And at the end of the road leading to the Latin Quarter is a small market selling fruit and vegetables. The Sunday I am there, a group of elderly couples are having the time of their lives, ballroom dancing as a small crowd watch from restaurant seats.

Boulevard Saint-Germain

The main street on the Left Bank runs parallel to the Seine river, starting at the Latin Quarter and going through the Left Bank, all the way to Assemble Nationale, near Place de la Concorde.

The lifestyle of the Left Bank´s upmarket residents is reflected in its stores. The shops are small, chic and cool.

Dyptique, the French brand famed for its aromatic candles, has its flagship store at No. 34.

Gosselin (which won the city´s best baguette award and was bread supplier to former prime minister Jacques Chirac), calls No. 258 its home and at No. 184, is the Societe de Geographie. Founded in 1821, it is the world´s oldest geographical society. The road meets other Left Bank streets like the fashionable rue Bonaparte, the cafe-centric Rue de Seine and high street shopping stretch Rue de Rennes.

Boulevard Raspail

The best thing about this road is the daily fresh market on a small stretch in the middle. On Sunday morning, there´s the organic market or marche biologique, where stylish Parisians come with cloth totes and glass containers to shop for the day´s supplies.

There are organic vegetables, poultry, cheese, milk, even juices squeezed before you. Warm quiche, organic bread and even freshly-grilled vegetables are aplenty.

Prices are rather steep though, because the market caters to the well-heeled but the choice and quality can´t be beaten. Being environmentally-conscious has never looked so chic!

Paris on a budget

ENTRY to some museums are free on the first Sunday of the month but on other days, the following activities allow you to enjoy the city without breaking your budget.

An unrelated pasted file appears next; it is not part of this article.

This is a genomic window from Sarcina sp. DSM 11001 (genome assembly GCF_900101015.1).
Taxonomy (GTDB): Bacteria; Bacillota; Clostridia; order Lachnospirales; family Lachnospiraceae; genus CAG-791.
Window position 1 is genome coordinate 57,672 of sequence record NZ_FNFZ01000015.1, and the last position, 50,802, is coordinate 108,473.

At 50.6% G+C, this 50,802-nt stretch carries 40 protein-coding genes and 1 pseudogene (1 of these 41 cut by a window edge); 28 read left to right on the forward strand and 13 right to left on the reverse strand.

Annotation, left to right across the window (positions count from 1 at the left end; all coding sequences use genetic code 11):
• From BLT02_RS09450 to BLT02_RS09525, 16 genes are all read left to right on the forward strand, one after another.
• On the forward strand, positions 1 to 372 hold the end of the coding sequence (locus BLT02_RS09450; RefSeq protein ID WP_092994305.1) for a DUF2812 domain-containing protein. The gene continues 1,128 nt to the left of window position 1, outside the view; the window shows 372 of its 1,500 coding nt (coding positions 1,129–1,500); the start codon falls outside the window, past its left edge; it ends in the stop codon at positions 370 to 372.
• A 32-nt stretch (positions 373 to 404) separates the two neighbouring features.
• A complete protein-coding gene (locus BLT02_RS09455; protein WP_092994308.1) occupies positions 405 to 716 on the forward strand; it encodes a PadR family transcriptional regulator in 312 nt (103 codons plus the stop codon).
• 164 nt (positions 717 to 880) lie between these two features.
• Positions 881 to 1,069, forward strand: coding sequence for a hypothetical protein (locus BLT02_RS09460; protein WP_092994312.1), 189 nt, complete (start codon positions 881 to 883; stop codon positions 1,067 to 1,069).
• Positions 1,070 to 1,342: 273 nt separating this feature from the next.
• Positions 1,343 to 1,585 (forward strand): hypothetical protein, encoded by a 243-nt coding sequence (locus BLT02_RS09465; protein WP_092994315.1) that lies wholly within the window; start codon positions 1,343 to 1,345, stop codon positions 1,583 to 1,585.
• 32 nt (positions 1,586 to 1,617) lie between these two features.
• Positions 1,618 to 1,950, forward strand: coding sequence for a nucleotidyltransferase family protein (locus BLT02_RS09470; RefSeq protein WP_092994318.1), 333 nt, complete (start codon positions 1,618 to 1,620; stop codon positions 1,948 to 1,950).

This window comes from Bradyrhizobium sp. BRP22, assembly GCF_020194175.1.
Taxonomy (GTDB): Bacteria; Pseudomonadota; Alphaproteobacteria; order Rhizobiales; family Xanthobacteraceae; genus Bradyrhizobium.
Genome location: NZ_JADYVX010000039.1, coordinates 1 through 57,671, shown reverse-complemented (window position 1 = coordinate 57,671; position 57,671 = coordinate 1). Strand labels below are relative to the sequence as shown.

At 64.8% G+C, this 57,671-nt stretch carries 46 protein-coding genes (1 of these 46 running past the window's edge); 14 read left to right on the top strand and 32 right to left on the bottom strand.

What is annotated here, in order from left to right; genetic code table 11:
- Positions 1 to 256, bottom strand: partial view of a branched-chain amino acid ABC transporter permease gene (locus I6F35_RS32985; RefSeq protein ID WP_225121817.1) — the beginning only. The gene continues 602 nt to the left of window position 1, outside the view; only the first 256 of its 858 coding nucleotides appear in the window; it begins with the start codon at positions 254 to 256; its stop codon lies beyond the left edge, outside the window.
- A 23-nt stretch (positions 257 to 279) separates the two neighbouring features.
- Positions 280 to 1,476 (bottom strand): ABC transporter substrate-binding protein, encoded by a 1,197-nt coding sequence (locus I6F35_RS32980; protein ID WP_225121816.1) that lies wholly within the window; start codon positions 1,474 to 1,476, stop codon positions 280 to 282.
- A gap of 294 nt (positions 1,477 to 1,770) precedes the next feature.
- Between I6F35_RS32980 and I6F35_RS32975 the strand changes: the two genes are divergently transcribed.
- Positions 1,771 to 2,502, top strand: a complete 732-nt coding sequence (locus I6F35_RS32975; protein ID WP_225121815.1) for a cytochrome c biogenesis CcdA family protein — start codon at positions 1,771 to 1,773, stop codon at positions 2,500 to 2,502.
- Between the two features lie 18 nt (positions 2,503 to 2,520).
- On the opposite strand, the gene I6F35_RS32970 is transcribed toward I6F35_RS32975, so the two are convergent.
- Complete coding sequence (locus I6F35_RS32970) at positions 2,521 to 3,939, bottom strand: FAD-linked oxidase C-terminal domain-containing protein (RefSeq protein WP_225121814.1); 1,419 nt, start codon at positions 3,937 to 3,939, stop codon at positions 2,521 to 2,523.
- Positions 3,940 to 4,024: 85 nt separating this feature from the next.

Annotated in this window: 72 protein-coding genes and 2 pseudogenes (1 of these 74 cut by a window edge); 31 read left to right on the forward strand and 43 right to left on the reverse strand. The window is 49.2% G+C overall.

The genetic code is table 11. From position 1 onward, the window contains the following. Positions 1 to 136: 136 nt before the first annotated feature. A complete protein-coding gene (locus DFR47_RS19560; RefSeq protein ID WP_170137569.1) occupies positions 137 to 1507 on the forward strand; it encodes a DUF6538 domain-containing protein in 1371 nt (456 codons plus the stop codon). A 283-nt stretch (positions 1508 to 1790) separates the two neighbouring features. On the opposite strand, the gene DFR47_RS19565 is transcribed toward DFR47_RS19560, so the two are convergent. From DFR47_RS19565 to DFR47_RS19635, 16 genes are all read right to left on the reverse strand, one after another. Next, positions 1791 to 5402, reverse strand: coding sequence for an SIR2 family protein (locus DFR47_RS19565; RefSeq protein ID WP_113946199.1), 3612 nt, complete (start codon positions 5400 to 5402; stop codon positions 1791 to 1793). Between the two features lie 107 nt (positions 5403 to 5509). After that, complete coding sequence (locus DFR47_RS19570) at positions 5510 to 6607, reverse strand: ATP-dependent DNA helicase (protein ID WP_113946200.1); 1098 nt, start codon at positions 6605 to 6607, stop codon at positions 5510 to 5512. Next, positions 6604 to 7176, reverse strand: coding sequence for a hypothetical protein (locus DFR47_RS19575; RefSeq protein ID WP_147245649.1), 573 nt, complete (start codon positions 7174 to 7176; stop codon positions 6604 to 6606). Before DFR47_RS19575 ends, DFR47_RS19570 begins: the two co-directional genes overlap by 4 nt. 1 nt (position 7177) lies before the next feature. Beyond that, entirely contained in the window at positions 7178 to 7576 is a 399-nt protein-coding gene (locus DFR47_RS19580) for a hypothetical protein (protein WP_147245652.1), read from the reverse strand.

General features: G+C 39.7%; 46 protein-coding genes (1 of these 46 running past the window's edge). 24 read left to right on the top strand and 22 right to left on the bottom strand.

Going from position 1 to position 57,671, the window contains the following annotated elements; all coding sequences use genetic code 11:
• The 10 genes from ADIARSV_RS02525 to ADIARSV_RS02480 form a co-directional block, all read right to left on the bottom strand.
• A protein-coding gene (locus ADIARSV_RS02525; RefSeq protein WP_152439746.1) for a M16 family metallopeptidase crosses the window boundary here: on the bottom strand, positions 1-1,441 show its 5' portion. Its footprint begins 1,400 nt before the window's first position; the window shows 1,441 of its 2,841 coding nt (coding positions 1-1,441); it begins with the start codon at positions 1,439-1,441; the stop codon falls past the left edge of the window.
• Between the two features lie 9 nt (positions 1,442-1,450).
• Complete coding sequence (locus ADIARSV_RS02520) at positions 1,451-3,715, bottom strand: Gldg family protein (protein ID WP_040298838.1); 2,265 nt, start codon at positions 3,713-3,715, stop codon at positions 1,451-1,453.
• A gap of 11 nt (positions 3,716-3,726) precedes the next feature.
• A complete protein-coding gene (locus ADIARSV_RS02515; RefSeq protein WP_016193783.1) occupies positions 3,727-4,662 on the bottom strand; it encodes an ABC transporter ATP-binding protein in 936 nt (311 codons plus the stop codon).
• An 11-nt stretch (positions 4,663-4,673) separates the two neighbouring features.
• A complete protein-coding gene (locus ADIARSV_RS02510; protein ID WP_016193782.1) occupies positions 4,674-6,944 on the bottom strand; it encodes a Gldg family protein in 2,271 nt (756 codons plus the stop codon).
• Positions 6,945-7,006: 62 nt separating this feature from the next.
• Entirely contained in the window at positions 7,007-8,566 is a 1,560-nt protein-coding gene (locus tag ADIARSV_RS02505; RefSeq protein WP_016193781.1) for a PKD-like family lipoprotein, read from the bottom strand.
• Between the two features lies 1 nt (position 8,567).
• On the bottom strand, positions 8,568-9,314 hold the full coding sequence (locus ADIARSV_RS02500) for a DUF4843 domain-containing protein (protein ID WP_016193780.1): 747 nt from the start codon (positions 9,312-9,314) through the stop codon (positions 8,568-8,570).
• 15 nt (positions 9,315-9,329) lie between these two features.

1. Grab a salad or a baguette from supermarket chain Monoprix and have a picnic at these parks – Tuileries, Luxembourg or Champ de Mars, beneath the Eiffel Tower. Feel free to feed the birds.

2. Buy an ice cream from Grom (81 rue de Seine), Pozzetto (39 rue du Roi de Sicile) or Berthillon (31 rue Saint-Louis-en-I´lle) and stroll along the Seine to watch the sunset.

3. Climb the steps of Sacre Coeur in Montmarte for a bird´s eye view of the city. It´s breathtaking. Be careful of pickpockets, though.

4. Walk to the nearest boulangerie for a take-away breakfast. Nothing beats a warm baguette fresh from the oven.

5. For runners, Paris is breathtaking, with beautiful monuments and historical sites.

Tourists, beware!

OPINIONS differ about the city´s tourist trappings but, by and large, there are three that I avoid when I can.

Avenue des Champs Elysees

It´s as American as any Parisian street can be, and as any Francophile worth his or her well-baked baguette (the bread, not the bag, darling) will tell you, it´s almost criminal to treat a Parisian street so commercially. It´s as obscene as the Abercrombie & Fitch ads prior to the American brand´s gargantuan boutique opening.

This is a historic road. It is the site for military parade on Bastille Day. Le Tour de France ends here. When France won the World Cup in 1998, it was here that the team celebrated. So why is it lined with foreign shops, loud music and fast food?

Le Bon Marche

It´s in almost all tourist guide materials but Le Bon Marche, the city´s excellent and gigantic food hall, remains a place to visit, not shop. Don´t get me wrong. It is laden with exquisite goods. There are heart-shaped brown sugar cubes you can “clip” on to your espresso mug and drop in the coffee. There are chocolate choices from four corners of the world. But the prices are steep. A bar of chocolate that costs 2.75 Euros (RM11.75) in Monoprix, Ed or Carrefour can cost 2 Euros (RM8.50) more here.

Chain boulangerie

The best breads come from small shops, never a chain. So avoid a name you can find in every corner and where workers wear a uniform. Always trust your neighbourhood boulangerie. They never disappoint. Pick your favourites – from baguettes to croissants to brioche – and you will realise why no one makes pastry like the French.